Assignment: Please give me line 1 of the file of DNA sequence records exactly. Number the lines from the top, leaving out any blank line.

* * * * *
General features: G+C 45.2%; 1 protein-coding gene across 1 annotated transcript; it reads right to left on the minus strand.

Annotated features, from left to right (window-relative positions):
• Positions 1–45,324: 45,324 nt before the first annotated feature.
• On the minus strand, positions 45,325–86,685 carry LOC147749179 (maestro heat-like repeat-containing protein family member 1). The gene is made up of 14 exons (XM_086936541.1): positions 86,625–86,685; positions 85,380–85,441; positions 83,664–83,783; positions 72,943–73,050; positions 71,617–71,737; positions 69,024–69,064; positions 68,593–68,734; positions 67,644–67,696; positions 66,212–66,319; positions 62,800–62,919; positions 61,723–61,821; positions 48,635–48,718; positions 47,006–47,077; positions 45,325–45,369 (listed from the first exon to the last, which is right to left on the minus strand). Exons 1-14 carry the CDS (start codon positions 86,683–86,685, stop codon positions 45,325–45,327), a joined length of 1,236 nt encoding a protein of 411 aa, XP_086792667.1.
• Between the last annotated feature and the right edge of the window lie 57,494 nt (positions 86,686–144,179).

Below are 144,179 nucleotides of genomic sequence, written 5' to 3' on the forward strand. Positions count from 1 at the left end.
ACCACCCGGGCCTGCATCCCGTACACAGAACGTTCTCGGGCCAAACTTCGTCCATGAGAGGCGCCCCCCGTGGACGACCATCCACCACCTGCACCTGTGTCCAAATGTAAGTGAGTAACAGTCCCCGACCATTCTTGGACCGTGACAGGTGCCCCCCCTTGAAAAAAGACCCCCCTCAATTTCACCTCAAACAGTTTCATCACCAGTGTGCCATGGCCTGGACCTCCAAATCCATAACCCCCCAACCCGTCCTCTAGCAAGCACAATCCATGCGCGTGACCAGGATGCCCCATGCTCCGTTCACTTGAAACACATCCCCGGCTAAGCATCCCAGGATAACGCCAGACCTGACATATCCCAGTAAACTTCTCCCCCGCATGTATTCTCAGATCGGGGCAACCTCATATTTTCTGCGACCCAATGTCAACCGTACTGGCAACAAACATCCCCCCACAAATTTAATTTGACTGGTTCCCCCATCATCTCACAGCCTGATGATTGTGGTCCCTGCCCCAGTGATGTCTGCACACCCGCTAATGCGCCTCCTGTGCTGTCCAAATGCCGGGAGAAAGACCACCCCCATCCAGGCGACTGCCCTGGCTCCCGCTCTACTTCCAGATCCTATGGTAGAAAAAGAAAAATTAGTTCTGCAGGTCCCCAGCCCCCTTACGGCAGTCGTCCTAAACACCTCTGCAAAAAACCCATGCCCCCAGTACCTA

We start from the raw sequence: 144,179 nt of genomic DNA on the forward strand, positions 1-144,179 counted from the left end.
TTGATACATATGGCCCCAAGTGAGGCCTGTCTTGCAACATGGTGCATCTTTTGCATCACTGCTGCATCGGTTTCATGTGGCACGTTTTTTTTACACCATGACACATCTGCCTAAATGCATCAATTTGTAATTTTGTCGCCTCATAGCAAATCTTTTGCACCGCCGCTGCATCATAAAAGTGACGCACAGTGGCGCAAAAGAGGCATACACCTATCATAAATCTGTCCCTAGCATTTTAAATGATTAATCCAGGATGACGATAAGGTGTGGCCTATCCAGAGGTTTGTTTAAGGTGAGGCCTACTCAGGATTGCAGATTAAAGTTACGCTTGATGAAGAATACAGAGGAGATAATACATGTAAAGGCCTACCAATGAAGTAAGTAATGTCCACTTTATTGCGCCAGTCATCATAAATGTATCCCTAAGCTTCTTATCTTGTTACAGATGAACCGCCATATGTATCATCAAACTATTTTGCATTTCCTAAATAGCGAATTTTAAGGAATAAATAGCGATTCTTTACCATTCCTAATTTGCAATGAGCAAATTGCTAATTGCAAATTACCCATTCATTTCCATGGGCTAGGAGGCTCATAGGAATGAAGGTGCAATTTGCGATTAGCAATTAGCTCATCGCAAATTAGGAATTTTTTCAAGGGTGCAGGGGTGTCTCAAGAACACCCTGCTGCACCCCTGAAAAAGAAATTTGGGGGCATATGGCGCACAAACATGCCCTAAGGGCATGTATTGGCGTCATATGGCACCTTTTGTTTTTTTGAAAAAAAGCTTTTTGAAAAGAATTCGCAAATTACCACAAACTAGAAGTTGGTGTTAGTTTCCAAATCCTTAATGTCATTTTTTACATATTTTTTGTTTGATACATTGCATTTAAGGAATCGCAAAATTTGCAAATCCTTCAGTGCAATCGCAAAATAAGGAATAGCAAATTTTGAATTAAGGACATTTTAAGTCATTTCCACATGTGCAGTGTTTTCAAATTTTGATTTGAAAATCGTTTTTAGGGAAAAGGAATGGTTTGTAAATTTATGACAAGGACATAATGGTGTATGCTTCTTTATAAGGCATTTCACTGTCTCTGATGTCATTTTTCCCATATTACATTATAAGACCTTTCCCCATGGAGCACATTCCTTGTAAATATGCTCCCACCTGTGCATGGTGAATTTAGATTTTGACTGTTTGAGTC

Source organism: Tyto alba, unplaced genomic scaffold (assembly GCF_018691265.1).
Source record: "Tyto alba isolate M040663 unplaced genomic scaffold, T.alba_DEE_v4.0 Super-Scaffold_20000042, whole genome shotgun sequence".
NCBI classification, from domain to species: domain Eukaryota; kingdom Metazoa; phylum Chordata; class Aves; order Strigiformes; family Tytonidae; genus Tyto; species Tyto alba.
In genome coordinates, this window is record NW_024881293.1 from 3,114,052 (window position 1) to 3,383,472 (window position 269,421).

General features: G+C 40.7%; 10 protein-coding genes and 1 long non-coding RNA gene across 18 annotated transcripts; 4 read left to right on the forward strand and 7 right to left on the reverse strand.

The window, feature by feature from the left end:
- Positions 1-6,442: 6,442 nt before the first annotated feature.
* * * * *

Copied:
General features: G+C 45.2%; 1 protein-coding gene across 1 annotated transcript; it reads right to left on the minus strand.